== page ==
Is your debt load so great that you cannot meet your monthly payment obligations? Do you owe more than you own in assets?
If you answered “yes” to these questions, then you may be insolvent under Canadian law. Insolvency options include a consumer proposal to pay a percentage of what is owed over a specified period of time, or a bankruptcy filing to eliminate unsecured debt.
If you are facing insolvency in Toronto, Ontario, or nearby in Hamilton, London, or Ottawa, contact Matthew R. Harris Law P.C. Matthew R. Harris is experienced in Canadian financial law and has represented clients in many corporate and consumer insolvency cases throughout his legal career.
If you owe $250,000 or less in debt and can’t meet your obligations, you can file a consumer proposal to reduce the debt load and establish a monthly payment plan, which your creditors agree to, in order to eliminate the debt within five years. If you owe more than $250,000, then you must file what is called a Division 1 Proposal. Both options are governed by the Bankruptcy and Insolvency Act (BIA) of the federal government of Canada and involve the help of a Licensed Insolvency Trustee. Filing proposals allows you to retain all your assets so long as you keep making your payments.
Under the BIA, if you owe at least $1,000 in debt and are not able to meet the debt obligations as they come due, you can also resolve your insolvency through bankruptcy, though bankruptcies when the debt load is $20,000 or less usually are not the best option. It’s probably better to file a consumer proposal and avoid liquidation of your assets.
You can voluntarily file for bankruptcy, or in some cases, your creditors can force you into bankruptcy. In either case, a Licensed Insolvency Trustee (LIT) will be assigned to administer the bankruptcy. Bankruptcy covers only unsecured debt such as credit cards and personal loans. Secured debt for cars and homes are not discharged in bankruptcy. Also, student loans less than seven years after finishing your education are not covered.
Generally, a bankruptcy will require the sale of your assets to pay off, at least partially, what you owe your creditors. Some assets, however, are protected as “exemptions” to bankruptcy liquidation, as determined by provincial or territorial law. In Ontario, a car not exceeding $7,117 is exempt, as are household furnishings and appliances valued at less than $14,180. Tools and property used to earn a living are exempt up to $14,405.
Note that these values are based on as-is resale value — what they would get on the open market — not what the replacement cost would be.
Registered Retirement Savings Plans (RRSPs) are also exempt, as is all clothing you own.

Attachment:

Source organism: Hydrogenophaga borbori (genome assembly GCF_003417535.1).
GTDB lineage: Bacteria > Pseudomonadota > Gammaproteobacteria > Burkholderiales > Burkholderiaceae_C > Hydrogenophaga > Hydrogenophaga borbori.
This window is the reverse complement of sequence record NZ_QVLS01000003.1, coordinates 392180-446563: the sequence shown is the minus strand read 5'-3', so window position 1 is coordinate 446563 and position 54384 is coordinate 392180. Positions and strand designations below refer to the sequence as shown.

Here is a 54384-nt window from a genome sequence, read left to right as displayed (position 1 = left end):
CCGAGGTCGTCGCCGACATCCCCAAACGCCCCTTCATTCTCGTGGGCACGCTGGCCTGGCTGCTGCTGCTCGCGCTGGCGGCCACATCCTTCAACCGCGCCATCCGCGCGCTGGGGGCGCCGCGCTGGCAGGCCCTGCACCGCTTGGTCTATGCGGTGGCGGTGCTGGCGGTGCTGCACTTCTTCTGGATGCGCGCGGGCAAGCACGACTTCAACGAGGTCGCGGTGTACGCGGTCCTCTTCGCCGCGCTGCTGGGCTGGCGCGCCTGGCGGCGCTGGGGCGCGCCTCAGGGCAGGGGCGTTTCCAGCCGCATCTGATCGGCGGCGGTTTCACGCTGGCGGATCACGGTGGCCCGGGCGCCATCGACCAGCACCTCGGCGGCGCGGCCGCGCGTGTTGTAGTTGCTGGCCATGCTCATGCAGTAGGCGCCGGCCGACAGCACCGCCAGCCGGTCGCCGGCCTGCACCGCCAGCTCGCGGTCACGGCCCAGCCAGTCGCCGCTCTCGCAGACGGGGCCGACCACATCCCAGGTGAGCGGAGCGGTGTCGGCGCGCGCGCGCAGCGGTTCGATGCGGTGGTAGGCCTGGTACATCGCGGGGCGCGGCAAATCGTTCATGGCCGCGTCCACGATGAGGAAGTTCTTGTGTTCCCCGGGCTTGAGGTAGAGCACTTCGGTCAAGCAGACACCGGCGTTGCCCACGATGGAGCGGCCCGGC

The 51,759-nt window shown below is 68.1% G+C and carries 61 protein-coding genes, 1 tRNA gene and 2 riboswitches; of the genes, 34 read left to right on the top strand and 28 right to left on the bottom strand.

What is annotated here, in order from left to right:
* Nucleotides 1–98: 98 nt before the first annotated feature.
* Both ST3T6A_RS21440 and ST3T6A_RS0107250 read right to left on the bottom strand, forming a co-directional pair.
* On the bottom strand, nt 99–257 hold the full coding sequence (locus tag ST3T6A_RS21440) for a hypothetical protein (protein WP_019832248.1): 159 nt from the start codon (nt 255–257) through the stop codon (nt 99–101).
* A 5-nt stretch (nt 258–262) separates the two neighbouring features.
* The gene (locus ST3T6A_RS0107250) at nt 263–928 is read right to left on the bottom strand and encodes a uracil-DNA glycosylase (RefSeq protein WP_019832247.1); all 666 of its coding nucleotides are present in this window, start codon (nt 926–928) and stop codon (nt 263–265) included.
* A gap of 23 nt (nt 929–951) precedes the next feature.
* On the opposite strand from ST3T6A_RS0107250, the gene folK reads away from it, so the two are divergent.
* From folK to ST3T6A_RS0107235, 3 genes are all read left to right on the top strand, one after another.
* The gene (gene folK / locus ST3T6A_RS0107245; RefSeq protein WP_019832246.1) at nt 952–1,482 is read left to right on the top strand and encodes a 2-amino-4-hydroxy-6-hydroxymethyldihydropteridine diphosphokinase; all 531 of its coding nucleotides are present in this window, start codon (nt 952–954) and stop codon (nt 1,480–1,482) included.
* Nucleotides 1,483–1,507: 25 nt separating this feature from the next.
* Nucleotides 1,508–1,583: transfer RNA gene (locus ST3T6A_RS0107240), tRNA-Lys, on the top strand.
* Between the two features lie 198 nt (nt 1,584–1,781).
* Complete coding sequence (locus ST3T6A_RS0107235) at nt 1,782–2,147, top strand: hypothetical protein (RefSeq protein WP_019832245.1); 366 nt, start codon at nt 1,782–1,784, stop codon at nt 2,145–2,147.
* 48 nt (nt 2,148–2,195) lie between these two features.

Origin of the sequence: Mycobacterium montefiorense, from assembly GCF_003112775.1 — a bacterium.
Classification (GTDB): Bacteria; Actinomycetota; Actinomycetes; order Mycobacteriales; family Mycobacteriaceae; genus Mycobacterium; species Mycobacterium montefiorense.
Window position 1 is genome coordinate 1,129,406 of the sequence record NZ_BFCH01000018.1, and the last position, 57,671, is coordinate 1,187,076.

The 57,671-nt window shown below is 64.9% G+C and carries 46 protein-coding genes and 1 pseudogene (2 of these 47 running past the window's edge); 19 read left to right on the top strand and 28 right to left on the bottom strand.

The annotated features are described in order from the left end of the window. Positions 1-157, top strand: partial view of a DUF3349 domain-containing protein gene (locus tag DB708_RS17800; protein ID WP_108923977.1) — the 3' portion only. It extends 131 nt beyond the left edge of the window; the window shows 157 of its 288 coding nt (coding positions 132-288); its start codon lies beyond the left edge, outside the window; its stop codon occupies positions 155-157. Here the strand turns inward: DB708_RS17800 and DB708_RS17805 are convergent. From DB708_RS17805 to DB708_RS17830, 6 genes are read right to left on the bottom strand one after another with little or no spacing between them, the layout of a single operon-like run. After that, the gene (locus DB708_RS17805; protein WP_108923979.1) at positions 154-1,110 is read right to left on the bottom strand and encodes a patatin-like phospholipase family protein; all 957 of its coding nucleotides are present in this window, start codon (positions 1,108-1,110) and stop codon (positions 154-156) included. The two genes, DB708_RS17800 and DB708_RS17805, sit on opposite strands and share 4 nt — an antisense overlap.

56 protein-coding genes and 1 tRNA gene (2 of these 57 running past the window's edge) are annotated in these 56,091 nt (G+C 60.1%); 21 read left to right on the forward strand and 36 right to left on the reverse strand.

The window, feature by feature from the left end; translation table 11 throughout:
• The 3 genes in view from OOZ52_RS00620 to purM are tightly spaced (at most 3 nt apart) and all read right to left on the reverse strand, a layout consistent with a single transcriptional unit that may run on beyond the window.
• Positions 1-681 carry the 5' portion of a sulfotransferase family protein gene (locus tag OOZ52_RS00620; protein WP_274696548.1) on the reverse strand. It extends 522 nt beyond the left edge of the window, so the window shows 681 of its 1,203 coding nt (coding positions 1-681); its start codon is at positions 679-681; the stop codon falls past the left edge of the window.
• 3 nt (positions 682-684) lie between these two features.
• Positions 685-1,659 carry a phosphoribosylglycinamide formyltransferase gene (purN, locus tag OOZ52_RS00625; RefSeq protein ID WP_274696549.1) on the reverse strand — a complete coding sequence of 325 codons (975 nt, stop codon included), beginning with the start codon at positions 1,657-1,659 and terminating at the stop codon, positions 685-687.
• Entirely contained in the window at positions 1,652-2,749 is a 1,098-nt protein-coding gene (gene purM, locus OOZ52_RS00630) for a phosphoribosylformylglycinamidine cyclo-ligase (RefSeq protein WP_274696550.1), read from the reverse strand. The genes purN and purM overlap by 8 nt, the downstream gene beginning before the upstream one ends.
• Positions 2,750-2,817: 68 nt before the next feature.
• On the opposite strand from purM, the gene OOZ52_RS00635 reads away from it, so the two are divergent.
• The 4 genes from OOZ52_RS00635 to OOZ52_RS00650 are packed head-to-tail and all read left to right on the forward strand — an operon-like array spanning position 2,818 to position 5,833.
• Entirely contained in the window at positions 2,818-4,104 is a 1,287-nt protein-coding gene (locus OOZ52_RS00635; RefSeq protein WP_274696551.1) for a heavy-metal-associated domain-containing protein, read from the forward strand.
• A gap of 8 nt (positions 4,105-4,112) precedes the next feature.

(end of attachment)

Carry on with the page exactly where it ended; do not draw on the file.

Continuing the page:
Equity in your home is exempt up to $10,783. You can keep your home if the equity does not exceed that amount and you keep current on your payments. If the equity is greater than that amount, you can arrange to buy back the difference.
When filing for bankruptcy, you must submit proof of income and expenses monthly to the trustee. The trustee will then determine what is “surplus income” — above and beyond what is required for your living expenses — which will be collected as part of the bankruptcy. Tax refunds will be sent to the trustee, but any taxes you owe will be your obligation to pay.
A leased vehicle is not considered an asset, so you can keep it so long as you make the lease payments, or you can surrender the vehicle and include any shortfall debt as part of your bankruptcy discharge.
All in all, a bankruptcy proceeding will take a minimum of nine months, after which your remaining unsecured debt will be discharged. Any secured debt will be repossessed unless you make arrangements to continue making payments, including any differentials in exemption status.
Hiring a lawyer can make this experience less daunting, and your rights will be protected.
Obviously, your credit rating is going to take a hit, and the bankruptcy filing will stay on your credit record for up to seven years. After discharge, some credit card companies will extend offers to you that will include higher interest rates and annual fees. Auto dealers may also work with you on purchases, but again, at steeper interest rates and stricter terms. Most creditors will demand that their loans be secured by real assets. It’s a fresh start, but it may be a rough ride for a while.
Matthew R. Harris knows insolvency laws and how best to apply them, whether for personal or commercial cases. He has earned not only a J.D. degree but also a postgraduate L.L.M with a major in bankruptcy and insolvency. If you’re in the Southern Ontario area, contact Matthew R. Harris Law P.C. immediately to get things started.